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The Cost of Healthcare How to Become a Urology Millionaire...Alas, One Little Problem—Overtreatment
If marketing materials are to be believed, the advantages of being able
to perform intensity-modulated radiotherapy can be worth as much as $6 million
in gross revenue per year to a urology practice. Setting up a pathology lab on
the premises can be worth another $1 million.
Generally, the practice of “self-referral,” or referring patients to healthcare
entities in which the doctor prescribing a procedure has an interest, is verboten by
the “Stark laws” that govern Medicare and Medicaid.
However, these laws leave open a loophole—for situations where such services
are provided by a member of the referring physician’s practice and when the services
are provided in the building that houses the practice.
In urology practices, the loophole covers pathology, radiation therapy and
How does ownership of a lab or an IMRT affect utilization of these services?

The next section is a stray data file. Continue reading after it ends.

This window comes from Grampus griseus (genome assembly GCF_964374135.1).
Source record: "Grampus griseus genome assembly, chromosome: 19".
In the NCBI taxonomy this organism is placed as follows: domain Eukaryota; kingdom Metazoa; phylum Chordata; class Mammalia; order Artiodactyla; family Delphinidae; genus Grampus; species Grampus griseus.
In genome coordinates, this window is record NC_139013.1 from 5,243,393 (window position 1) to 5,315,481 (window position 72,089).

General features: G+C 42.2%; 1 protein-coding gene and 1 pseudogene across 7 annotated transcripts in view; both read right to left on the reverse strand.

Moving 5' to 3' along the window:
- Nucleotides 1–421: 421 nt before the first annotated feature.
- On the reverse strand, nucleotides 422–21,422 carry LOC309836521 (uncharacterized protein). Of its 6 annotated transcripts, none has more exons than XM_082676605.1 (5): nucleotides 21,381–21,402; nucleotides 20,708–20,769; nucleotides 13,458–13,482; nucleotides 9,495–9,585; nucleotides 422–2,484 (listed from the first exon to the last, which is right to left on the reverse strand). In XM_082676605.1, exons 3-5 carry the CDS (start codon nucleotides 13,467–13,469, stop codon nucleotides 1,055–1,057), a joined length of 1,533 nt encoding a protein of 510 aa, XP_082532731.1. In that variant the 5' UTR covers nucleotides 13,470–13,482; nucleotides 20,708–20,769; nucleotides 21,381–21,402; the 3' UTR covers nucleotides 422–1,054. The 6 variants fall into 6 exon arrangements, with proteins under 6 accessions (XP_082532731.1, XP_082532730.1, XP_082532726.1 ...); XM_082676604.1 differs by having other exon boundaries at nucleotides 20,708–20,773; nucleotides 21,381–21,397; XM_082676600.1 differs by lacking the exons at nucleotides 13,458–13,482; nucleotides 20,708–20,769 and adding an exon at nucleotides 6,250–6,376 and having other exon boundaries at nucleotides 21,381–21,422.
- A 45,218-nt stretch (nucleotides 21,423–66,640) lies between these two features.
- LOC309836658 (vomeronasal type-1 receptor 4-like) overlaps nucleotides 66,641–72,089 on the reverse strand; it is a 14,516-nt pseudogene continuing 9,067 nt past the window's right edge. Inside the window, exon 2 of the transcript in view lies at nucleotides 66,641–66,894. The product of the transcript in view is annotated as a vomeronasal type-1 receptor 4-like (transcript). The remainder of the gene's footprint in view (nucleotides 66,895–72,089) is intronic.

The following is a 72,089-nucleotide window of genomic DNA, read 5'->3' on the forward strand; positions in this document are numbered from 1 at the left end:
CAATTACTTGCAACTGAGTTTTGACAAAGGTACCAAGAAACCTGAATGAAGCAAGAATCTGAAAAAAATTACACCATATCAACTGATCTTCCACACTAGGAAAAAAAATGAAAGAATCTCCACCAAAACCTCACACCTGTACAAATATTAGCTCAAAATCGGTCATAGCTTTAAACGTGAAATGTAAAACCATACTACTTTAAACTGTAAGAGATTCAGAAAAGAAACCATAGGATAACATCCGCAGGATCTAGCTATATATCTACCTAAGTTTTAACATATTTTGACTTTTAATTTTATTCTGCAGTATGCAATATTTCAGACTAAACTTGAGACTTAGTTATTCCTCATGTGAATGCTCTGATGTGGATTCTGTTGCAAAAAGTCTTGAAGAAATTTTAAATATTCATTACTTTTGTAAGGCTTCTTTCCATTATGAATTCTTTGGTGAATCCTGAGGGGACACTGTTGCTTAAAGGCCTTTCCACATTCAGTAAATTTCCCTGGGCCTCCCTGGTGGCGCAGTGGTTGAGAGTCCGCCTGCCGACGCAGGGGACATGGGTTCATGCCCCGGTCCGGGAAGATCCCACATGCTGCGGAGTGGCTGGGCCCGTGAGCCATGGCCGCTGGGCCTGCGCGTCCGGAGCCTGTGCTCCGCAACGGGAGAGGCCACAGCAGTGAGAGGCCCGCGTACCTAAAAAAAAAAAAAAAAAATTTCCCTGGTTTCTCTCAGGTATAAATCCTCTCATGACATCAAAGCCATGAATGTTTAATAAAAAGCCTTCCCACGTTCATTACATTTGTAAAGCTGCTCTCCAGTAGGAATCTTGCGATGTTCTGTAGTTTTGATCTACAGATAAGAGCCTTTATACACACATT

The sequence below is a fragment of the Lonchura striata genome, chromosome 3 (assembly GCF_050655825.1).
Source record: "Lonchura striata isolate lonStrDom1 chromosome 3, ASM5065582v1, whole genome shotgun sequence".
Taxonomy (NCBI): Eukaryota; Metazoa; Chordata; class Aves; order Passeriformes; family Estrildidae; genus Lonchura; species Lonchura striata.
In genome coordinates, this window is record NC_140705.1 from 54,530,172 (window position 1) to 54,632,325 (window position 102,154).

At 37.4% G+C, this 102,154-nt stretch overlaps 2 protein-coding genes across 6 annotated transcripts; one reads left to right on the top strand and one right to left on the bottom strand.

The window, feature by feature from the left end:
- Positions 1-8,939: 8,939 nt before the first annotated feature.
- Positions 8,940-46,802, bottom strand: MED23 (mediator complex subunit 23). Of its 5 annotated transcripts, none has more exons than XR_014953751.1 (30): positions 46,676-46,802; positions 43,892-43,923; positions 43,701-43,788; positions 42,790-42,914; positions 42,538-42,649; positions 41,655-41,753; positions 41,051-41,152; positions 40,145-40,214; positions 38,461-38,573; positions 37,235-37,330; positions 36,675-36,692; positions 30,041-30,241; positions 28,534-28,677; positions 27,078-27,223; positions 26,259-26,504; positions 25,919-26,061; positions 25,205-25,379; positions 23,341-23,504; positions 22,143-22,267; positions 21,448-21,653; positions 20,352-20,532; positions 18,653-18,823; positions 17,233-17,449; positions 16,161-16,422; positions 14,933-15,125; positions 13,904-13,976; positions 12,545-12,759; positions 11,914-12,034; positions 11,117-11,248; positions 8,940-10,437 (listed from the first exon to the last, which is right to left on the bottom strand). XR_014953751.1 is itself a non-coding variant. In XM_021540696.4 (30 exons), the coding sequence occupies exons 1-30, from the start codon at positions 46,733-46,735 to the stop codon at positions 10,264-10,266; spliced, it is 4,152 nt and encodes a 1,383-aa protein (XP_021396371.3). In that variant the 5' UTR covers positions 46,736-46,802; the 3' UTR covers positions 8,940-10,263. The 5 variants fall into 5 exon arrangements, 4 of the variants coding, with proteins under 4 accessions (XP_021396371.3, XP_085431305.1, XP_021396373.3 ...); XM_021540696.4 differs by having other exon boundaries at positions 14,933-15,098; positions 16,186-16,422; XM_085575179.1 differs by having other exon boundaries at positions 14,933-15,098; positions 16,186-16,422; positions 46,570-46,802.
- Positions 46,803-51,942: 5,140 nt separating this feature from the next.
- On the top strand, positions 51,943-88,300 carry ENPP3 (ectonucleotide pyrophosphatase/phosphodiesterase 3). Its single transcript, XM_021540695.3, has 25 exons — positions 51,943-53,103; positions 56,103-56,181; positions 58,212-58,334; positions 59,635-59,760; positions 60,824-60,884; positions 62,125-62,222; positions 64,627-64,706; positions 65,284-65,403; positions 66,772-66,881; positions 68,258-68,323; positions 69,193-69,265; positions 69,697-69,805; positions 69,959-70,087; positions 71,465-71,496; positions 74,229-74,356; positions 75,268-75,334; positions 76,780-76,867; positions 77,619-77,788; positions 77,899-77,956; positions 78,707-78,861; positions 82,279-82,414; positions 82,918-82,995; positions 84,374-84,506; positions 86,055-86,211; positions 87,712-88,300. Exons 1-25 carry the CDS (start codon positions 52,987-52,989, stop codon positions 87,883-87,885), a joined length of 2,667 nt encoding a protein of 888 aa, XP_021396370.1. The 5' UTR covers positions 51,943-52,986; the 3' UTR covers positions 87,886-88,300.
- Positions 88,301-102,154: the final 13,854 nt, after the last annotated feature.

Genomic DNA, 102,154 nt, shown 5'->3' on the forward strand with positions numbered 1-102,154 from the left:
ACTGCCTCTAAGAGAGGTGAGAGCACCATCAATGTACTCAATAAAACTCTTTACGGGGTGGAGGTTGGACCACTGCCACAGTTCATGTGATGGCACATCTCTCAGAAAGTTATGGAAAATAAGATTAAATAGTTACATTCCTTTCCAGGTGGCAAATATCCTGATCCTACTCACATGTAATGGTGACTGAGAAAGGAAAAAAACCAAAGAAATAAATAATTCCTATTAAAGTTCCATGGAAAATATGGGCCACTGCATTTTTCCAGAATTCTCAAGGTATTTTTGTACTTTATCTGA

Two papers published in the April issue of the journal Health Affairs suggest that
self-referral increases the number of biopsies in urology practices that own labs, and
creates financial pressures that appear to direct patients with lower-risk prostate cancer
to receive IMRT. There is no data that would suggest that IMRT, which costs more,
is superior to other radiation treatments.
The first of the studies found that urologists are more likely to perform surgical
biopsies if they are able to self-refer, as opposed to referring such patients outside
their practices. This study was conducted by Jean Mitchell, a public policy professor
at Georgetown University.
The second study observed that IMRT is now just as likely to be used in men
with low-risk disease as in men with high-risk disease.
The proliferation raises concerns about overtreatment and increased costs—
since the therapy costs $15,000 to $20,000 more than standard care, said researchers.
The study was led by Bruce Jacobs, a fellow in urologic oncology, endourology, and
health services research at the University of Michigan.
Pathologists and radiation oncologists are unhappy with these changes in
urology, which cut into the services they have traditionally provided.
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